Poetry » J.L. Smith »



Pollen is coming to the Korean
Peninsula from mainland China
through wind puffs
on a weather map,

and I think it is amusing

the European continent
lies between us
on the map.

That you, in America,
are so far way.
That no breeze of my birth
can touch me now.

That in Asia
where the degrees are
measured in Celsius,
not Fahrenheit,
and the local language is made in Hangul,
not English characters,
makes perfect sense
to the one who wants to be deaf
to your voice:

to be that puff that resides opposite,
away from you,
in the world.


Pile the hair like twigs
with just themselves as company
on the white tub edge.

Gather them from the nape
of your neck
tight like reins
where the hair never feels the sun
and never lightens like it should.

Pull them back
in a ponytail
made with shampooed hands.

Take the loose ones.
Add them to the stack
of black hairs
next to the hydrogen peroxide bottle

that strips the color you hide
when you are naked,
but not the color you prefer
when you are clothed.

Mud (A Sunday School Lesson)

She showed the children a cup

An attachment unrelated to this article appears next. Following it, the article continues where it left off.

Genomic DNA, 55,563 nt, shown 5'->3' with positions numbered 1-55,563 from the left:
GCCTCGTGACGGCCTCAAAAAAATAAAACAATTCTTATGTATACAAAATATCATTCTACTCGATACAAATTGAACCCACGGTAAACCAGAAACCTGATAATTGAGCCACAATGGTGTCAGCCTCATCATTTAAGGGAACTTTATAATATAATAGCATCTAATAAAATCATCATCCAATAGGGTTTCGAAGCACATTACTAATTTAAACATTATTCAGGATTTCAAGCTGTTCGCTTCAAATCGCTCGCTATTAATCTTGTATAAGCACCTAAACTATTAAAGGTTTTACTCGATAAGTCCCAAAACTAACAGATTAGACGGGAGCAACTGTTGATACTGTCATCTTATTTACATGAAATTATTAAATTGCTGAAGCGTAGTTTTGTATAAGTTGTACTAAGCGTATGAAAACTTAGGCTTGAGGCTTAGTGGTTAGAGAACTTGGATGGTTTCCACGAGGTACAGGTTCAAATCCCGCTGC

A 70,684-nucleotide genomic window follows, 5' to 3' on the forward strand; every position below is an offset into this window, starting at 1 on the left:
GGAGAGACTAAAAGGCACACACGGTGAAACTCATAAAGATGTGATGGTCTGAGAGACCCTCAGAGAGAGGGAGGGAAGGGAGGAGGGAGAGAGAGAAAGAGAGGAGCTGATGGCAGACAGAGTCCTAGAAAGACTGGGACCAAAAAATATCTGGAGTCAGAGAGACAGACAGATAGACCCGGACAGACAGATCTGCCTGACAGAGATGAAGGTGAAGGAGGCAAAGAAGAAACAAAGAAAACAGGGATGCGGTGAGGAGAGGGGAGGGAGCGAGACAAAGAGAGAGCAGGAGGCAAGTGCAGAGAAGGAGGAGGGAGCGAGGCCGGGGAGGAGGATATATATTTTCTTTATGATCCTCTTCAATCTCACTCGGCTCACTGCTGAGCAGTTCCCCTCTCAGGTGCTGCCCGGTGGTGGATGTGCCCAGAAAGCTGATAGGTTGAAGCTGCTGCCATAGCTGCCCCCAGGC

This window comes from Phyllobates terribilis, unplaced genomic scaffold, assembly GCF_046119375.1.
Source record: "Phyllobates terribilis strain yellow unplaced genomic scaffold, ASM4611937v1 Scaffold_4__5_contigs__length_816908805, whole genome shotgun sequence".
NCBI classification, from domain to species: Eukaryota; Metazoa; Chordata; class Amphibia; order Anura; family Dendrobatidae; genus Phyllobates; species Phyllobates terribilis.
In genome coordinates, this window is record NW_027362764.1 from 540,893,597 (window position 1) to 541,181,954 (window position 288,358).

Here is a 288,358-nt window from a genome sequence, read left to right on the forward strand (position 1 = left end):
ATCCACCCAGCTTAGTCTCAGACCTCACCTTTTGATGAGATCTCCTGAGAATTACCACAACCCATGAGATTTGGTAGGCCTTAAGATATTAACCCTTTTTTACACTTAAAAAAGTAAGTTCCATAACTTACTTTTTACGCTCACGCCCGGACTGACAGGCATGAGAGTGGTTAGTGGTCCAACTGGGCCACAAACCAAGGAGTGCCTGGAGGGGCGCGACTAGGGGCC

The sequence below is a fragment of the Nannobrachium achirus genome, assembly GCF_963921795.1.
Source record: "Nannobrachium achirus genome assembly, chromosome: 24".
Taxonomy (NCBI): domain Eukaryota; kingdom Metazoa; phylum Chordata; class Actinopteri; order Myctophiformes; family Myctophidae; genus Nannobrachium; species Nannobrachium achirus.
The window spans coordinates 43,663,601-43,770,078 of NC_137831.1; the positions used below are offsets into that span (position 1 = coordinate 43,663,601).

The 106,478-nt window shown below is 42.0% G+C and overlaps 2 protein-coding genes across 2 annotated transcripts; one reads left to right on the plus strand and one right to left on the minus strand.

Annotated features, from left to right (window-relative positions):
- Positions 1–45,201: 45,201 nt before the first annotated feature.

made of Styrofoam:
White, the color of righteousness,
of purity and god,
brighter than her teeth
and lighter than her skin.

Light eyes brightened and dimmed
as she reached behind her back
and produced another cup:
the one with the mud caked surface.
Mud, the color of earth,
the color of toil,
the color of debris swept from homes
and sidewalks, the type that cracks
when it dries and smears pale
limbs when wet and stains bath water.

Shuddering, the children all knew what was right:
which cup was better,
which cup was trash.
Except the child who sat on the perimeter
of the circle, the child the others
would not speak to on Monday,
because she lacked money and two parents.
She was the one who shook her head
and selected dirt
because she trusted not what seemed
to be clean and perfect
and did not gasp when the teacher
revealed the dirty cup to be clean inside
and the clean one to be filthy on the outside,
but was ashamed when everyone else
turned to her,
when she alone saw the truth.